Promoting student success: Creating conditions so every student can learn

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Date
2005
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Indiana University Center for Postsecondary Research
Abstract
Accommodating diverse learning styles of students has long been espoused as a principle of good practice in undergraduate education. Much progress has been made during the past two decades in using active, collaborative, and problem-based learning, learning communities, student-faculty research, service learning, internships, and other pedagogical innovations to enrich student learning. Variable time blocks are more common--from three hours, to all day, to weekends, to six or eight weeks--to fit the desired outcomes, content, and processes. Peers tutor other students, deepening their own learning in the process. Increasingly sophisticated communication and information technologies provide students access to a broad range of print and visual resources and to an expanded range of human expertise. A wider range of assessment tools document what and how well students are learning. Despite all this activity, at too many schools these and other effective educational practices are underutilized. The suggestions offered here are drawn in large part from a study of 20 diverse four-year colleges and universities that have higher-than-predicted graduation rates and, through the National Survey of Student Engagement, demonstrated that they have effective practices for fostering success among students of differing abilities and aspirations. These institutions clearly communicate that they value high quality undergraduate teaching and learning. They have developed instructional approaches tailored to a wide range of student learning styles, ensuring that students engage with course content and interact in meaningful ways with faculty and peers, inside and outside the classroom.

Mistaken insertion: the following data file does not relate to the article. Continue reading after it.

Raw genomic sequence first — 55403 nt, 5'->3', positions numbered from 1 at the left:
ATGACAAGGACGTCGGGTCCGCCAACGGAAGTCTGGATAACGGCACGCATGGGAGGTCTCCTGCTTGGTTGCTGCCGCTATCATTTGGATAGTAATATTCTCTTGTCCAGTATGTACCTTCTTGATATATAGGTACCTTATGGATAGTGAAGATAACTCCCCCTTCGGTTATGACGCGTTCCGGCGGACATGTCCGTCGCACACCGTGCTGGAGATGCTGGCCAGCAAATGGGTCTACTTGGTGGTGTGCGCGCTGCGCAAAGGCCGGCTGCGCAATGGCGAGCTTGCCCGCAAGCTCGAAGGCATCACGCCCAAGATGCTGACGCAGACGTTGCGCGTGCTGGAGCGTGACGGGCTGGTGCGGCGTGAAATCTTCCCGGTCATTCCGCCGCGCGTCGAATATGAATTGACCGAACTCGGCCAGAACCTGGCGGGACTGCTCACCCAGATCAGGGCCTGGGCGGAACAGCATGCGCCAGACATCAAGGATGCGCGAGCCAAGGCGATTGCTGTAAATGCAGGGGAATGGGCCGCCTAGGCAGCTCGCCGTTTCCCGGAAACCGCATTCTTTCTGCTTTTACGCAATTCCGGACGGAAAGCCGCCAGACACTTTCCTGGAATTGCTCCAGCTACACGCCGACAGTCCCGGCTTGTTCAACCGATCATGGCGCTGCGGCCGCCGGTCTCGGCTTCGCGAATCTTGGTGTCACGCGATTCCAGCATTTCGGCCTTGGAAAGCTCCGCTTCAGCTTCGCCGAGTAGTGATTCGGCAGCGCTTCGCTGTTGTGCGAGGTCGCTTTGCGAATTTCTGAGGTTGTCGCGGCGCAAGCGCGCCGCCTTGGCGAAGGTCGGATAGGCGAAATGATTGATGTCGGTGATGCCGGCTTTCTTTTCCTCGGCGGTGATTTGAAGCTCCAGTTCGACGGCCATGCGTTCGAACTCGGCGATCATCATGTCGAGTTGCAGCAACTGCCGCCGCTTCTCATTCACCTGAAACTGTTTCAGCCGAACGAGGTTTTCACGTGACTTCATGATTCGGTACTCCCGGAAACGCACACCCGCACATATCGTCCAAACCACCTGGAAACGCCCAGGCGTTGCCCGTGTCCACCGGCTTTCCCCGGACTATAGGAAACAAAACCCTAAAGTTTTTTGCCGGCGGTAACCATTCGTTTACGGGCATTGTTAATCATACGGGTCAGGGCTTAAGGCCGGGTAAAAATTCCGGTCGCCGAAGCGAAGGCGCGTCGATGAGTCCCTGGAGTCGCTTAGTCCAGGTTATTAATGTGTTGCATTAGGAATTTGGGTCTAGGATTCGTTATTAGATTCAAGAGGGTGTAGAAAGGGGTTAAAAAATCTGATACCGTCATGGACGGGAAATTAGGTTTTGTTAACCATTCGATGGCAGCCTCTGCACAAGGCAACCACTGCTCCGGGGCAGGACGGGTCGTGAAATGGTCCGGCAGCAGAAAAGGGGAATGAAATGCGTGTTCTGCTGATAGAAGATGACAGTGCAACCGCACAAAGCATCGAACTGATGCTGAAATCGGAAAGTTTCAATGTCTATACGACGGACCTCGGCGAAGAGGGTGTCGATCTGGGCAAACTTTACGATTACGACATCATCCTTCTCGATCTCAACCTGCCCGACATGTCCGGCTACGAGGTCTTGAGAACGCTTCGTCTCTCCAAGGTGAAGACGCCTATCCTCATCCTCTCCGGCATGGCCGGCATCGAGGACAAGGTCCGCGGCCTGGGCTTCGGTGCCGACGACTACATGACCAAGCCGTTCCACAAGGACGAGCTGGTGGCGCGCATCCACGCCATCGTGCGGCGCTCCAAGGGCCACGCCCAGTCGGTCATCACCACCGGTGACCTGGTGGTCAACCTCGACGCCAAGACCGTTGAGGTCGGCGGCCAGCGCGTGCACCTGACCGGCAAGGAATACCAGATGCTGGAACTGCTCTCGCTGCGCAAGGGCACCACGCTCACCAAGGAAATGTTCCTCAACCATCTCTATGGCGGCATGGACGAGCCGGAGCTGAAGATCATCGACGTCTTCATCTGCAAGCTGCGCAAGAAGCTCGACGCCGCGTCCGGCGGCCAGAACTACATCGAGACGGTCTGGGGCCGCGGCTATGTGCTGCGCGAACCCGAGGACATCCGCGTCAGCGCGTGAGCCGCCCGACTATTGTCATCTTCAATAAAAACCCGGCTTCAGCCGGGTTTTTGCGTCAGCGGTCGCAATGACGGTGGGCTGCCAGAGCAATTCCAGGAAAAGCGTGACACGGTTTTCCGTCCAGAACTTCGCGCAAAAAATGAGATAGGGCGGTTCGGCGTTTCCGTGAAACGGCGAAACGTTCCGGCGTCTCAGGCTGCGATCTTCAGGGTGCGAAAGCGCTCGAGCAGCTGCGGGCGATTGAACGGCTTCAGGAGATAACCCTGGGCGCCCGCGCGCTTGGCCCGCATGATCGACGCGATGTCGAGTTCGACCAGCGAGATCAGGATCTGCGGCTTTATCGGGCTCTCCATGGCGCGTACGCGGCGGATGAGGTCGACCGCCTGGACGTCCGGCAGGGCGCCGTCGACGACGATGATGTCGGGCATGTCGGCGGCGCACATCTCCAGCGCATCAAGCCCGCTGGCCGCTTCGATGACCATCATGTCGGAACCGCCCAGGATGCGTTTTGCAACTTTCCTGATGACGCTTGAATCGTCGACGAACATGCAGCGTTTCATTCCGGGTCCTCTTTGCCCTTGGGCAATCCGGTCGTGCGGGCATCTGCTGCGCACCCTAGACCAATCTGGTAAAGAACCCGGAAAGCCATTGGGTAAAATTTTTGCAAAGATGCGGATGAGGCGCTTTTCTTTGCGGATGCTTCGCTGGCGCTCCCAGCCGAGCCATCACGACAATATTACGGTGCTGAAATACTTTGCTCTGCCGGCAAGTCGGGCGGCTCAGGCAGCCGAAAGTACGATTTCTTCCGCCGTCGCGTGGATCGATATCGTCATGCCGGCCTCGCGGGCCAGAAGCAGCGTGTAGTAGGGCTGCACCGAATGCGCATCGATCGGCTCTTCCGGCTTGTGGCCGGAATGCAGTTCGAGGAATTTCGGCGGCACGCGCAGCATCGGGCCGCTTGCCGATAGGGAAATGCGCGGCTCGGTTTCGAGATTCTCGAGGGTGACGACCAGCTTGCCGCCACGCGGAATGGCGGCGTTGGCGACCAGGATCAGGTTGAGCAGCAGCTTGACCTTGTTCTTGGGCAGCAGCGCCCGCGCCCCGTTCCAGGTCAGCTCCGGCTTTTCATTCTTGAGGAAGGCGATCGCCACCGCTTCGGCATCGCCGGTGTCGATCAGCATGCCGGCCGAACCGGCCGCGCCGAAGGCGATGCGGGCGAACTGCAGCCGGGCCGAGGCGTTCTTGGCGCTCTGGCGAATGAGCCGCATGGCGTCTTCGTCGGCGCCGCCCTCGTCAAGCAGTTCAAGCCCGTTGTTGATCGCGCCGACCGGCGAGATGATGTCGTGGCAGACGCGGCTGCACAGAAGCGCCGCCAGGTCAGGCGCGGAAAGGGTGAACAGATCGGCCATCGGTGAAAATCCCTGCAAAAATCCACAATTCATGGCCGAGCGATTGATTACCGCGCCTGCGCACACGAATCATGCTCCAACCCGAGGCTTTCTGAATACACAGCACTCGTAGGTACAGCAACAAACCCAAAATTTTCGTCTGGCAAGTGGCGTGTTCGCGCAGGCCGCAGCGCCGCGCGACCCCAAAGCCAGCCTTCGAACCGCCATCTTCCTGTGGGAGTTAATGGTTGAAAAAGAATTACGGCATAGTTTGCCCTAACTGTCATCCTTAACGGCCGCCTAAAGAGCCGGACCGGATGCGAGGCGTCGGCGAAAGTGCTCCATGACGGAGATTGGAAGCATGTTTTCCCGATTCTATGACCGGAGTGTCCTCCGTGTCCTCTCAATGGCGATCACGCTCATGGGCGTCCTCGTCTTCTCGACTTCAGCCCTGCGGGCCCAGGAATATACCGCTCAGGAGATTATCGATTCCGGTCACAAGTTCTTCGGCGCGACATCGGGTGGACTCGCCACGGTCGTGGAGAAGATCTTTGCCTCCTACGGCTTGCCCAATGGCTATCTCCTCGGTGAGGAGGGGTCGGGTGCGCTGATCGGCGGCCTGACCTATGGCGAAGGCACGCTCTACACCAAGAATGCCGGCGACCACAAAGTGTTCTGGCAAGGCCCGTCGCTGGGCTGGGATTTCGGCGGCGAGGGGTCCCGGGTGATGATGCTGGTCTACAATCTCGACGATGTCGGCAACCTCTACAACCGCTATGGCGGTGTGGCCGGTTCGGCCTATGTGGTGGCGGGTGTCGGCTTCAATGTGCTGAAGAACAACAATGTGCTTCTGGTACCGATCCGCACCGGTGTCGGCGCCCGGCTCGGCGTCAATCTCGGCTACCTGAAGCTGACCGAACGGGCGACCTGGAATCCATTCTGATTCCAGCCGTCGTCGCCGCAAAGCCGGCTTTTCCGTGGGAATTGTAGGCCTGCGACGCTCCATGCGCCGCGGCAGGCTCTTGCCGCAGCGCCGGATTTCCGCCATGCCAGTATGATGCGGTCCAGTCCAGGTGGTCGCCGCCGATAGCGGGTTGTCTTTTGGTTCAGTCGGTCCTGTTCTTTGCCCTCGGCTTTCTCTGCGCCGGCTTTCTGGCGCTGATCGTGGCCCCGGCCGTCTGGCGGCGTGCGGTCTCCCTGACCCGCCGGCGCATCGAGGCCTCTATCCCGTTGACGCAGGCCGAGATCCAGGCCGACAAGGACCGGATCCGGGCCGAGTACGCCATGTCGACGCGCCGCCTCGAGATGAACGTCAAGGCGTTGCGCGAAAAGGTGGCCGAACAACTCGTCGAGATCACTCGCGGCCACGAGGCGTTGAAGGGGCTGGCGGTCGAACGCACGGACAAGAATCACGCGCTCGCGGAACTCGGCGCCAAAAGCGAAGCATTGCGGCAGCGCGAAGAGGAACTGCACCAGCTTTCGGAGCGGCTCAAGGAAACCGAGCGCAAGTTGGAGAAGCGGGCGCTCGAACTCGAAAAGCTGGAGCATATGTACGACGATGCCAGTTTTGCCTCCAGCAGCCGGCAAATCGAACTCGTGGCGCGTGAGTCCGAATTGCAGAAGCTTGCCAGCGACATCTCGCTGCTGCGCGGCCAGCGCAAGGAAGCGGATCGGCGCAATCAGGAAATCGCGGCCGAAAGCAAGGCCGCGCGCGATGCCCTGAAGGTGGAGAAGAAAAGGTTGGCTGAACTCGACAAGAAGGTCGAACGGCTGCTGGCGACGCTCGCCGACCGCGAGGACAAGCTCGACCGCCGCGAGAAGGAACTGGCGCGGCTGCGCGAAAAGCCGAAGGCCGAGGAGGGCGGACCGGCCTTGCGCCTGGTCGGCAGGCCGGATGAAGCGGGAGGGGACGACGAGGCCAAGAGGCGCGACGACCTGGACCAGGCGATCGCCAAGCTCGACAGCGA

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Deep learning, Learning strategies
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Report